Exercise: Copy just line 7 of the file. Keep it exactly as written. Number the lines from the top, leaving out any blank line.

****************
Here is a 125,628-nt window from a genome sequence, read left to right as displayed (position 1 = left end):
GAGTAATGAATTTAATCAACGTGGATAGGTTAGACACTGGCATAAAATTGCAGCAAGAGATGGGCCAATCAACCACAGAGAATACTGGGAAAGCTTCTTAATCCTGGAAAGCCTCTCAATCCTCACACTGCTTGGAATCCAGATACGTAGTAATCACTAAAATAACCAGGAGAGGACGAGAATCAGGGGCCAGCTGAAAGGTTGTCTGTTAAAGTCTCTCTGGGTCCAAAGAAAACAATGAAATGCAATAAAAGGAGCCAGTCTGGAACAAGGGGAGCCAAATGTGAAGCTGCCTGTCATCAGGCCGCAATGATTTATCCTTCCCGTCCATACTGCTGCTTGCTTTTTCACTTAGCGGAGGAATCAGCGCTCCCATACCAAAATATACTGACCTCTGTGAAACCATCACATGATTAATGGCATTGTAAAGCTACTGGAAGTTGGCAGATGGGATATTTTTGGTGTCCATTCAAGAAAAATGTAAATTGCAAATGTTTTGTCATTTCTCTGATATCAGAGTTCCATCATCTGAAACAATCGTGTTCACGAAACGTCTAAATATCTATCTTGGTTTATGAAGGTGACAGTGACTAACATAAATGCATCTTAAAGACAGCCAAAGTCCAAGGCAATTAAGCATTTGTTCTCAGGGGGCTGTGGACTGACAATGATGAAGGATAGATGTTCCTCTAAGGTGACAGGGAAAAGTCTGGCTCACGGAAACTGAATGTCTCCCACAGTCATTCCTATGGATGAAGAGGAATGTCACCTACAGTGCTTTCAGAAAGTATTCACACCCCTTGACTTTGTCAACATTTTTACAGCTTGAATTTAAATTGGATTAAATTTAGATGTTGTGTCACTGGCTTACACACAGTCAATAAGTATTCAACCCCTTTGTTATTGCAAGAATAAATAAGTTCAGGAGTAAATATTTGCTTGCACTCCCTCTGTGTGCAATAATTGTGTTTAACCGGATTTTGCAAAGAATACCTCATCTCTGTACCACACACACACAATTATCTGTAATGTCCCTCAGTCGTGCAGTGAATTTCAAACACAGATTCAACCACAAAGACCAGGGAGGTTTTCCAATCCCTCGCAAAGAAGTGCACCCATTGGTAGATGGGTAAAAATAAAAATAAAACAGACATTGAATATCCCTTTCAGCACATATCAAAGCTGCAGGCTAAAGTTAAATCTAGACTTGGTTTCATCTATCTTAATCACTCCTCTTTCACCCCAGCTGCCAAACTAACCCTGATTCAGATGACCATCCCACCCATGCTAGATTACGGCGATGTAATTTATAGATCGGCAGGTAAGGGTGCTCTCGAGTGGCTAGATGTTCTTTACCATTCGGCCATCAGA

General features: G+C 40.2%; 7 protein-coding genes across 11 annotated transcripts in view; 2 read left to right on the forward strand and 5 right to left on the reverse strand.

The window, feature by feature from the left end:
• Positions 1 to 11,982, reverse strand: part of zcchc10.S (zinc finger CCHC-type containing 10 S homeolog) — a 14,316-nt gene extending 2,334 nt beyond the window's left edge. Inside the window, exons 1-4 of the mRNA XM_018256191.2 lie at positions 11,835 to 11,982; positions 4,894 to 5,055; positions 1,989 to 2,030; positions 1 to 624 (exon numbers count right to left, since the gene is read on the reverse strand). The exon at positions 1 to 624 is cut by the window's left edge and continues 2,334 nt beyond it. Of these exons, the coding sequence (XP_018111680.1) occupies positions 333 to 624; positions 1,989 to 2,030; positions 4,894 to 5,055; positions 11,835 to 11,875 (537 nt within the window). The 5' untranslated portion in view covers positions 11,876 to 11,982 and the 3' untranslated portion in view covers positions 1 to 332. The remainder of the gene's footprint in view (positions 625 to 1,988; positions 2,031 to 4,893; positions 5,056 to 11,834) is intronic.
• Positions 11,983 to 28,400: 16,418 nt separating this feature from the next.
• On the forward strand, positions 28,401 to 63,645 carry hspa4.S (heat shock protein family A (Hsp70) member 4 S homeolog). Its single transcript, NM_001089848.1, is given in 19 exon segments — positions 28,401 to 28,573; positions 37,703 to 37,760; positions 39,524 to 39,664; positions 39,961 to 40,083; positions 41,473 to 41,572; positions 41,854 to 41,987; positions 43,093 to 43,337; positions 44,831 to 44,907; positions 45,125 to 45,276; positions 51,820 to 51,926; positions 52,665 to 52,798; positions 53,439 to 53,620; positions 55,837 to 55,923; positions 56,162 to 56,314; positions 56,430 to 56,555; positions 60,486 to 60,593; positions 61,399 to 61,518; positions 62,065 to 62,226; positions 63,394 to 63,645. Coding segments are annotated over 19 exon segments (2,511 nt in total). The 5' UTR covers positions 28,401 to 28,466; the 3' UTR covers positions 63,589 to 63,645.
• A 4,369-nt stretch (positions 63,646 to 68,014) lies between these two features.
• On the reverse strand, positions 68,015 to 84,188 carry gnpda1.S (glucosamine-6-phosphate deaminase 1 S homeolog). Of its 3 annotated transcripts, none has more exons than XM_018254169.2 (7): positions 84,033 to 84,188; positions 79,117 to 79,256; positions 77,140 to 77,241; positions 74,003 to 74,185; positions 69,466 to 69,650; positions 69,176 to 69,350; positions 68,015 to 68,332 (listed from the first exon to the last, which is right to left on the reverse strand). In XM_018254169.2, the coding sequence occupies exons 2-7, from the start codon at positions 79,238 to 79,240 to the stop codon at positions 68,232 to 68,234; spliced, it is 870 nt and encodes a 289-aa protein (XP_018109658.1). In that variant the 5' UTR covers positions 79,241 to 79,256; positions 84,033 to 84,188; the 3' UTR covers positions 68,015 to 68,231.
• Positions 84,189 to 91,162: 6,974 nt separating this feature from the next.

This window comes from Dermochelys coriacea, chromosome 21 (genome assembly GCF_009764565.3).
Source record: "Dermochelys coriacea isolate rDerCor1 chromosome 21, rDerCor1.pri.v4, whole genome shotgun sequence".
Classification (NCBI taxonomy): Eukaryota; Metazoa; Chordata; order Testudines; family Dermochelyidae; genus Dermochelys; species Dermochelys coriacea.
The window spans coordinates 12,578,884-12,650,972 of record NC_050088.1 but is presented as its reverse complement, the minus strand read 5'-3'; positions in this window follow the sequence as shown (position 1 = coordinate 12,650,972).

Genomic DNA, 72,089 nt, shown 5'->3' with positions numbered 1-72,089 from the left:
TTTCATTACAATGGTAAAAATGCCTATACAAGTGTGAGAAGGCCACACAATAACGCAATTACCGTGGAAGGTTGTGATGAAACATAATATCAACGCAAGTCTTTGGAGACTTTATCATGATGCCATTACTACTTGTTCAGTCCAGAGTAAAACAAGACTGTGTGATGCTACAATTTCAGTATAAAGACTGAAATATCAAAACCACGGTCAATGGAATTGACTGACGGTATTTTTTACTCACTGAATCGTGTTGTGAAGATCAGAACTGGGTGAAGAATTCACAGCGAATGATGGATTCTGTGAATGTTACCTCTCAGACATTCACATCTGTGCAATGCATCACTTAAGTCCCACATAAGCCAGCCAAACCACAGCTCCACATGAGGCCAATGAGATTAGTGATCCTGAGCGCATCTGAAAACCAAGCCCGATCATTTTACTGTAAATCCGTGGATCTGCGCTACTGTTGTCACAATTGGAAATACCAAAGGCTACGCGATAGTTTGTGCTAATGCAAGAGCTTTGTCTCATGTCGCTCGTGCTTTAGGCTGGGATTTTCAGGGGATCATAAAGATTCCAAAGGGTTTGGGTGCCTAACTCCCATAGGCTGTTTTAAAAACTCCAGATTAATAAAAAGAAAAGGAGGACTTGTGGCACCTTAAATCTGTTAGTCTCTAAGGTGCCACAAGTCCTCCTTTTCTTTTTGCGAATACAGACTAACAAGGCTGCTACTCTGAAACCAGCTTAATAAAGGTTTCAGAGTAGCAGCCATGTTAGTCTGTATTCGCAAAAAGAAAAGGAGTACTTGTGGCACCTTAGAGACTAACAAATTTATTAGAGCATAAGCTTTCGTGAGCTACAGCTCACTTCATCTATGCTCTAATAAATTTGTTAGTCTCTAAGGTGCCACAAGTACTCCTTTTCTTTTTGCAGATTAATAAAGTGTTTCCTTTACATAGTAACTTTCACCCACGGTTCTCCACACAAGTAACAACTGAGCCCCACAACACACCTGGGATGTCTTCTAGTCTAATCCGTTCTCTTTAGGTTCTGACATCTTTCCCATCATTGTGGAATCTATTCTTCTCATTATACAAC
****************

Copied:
• On the forward strand, positions 28,401 to 63,645 carry hspa4.S (heat shock protein family A (Hsp70) member 4 S homeolog). Its single transcript, NM_001089848.1, is given in 19 exon segments — positions 28,401 to 28,573; positions 37,703 to 37,760; positions 39,524 to 39,664; positions 39,961 to 40,083; positions 41,473 to 41,572; positions 41,854 to 41,987; positions 43,093 to 43,337; positions 44,831 to 44,907; positions 45,125 to 45,276; positions 51,820 to 51,926; positions 52,665 to 52,798; positions 53,439 to 53,620; positions 55,837 to 55,923; positions 56,162 to 56,314; positions 56,430 to 56,555; positions 60,486 to 60,593; positions 61,399 to 61,518; positions 62,065 to 62,226; positions 63,394 to 63,645. Coding segments are annotated over 19 exon segments (2,511 nt in total). The 5' UTR covers positions 28,401 to 28,466; the 3' UTR covers positions 63,589 to 63,645.